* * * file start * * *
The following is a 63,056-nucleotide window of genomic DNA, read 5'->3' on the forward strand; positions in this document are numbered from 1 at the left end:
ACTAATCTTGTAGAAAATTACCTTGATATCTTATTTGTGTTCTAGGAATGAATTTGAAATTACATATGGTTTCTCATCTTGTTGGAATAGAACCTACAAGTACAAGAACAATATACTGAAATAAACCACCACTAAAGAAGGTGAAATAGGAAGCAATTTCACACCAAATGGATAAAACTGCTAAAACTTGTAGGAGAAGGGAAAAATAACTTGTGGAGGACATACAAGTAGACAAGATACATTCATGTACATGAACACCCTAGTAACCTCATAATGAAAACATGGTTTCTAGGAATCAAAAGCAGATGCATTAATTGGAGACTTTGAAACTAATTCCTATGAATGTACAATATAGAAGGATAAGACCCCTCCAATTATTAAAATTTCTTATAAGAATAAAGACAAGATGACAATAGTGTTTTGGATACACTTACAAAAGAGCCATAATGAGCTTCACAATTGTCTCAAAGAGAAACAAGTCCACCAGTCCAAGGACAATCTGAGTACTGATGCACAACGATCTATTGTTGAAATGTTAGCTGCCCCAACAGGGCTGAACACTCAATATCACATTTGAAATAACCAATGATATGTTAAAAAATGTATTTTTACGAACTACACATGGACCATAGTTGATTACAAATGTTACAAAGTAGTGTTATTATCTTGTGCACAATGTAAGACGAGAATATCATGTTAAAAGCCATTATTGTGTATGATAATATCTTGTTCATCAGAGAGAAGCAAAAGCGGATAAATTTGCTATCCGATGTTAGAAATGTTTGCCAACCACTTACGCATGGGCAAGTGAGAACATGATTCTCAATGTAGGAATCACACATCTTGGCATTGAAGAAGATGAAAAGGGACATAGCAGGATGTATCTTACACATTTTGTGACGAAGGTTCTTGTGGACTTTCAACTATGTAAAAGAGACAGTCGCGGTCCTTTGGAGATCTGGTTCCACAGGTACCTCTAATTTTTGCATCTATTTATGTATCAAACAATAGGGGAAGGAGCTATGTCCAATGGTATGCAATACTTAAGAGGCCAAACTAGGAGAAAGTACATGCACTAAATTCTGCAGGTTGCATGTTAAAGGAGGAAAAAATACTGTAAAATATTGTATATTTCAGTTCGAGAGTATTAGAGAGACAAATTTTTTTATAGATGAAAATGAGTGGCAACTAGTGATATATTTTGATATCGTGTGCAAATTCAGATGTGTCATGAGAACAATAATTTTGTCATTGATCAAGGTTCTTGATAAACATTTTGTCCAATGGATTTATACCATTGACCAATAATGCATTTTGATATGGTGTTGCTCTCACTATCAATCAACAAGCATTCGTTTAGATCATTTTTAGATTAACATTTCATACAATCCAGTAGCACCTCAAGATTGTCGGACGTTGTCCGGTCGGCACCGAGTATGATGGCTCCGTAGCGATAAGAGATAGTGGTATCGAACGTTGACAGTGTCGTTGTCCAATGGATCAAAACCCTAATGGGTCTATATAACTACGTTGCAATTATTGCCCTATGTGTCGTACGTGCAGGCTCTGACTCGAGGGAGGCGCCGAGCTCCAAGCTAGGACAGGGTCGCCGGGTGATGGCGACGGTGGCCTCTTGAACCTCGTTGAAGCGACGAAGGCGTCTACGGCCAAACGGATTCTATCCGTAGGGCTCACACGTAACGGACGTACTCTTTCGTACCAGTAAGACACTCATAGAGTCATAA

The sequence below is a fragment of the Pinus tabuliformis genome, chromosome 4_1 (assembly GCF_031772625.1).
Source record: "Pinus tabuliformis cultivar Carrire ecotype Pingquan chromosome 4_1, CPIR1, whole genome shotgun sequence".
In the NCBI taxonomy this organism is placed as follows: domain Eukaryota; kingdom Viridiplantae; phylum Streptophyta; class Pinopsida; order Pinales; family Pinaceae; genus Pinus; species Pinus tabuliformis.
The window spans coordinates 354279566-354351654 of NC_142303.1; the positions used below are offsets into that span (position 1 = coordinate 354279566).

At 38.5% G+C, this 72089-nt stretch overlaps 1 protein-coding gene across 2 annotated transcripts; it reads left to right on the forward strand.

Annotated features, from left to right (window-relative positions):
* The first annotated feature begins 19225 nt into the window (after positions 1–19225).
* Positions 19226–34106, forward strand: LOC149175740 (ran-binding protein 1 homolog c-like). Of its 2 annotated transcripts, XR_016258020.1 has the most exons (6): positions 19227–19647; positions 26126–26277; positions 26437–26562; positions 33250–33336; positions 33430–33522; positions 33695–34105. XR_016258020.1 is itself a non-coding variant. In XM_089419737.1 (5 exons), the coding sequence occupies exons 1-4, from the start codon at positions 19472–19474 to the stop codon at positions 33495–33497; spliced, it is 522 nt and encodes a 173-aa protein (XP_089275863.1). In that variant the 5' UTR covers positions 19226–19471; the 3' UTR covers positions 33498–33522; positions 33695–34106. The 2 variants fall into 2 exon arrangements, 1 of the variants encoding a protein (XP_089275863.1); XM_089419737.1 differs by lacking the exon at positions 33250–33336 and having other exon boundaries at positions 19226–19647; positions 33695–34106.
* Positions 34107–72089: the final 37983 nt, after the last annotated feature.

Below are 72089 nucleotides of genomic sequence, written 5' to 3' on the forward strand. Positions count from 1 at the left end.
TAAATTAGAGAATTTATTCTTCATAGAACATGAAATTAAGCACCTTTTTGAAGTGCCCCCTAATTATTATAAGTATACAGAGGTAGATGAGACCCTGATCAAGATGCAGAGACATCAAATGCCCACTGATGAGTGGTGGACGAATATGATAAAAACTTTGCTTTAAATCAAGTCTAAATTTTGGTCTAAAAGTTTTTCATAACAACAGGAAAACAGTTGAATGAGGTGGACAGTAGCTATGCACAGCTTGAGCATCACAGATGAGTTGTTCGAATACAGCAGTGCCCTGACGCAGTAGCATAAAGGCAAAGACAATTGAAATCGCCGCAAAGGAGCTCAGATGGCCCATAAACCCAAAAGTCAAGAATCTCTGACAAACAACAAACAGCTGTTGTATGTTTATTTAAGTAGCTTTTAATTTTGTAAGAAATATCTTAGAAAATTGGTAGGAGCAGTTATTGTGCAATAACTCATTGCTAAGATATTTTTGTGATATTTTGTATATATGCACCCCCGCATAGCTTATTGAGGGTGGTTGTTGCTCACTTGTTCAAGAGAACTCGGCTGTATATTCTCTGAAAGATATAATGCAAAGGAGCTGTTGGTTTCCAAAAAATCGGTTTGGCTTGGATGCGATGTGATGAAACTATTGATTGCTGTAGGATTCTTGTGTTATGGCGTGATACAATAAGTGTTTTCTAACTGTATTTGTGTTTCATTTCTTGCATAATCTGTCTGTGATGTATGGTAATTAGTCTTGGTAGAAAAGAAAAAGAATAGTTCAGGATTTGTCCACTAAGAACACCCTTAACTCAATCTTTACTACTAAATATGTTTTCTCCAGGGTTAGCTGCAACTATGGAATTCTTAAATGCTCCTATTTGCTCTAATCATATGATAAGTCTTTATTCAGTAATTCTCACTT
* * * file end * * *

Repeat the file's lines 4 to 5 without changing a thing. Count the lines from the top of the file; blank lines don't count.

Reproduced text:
Source record: "Pinus tabuliformis cultivar Carrire ecotype Pingquan chromosome 4_1, CPIR1, whole genome shotgun sequence".
In the NCBI taxonomy this organism is placed as follows: domain Eukaryota; kingdom Viridiplantae; phylum Streptophyta; class Pinopsida; order Pinales; family Pinaceae; genus Pinus; species Pinus tabuliformis.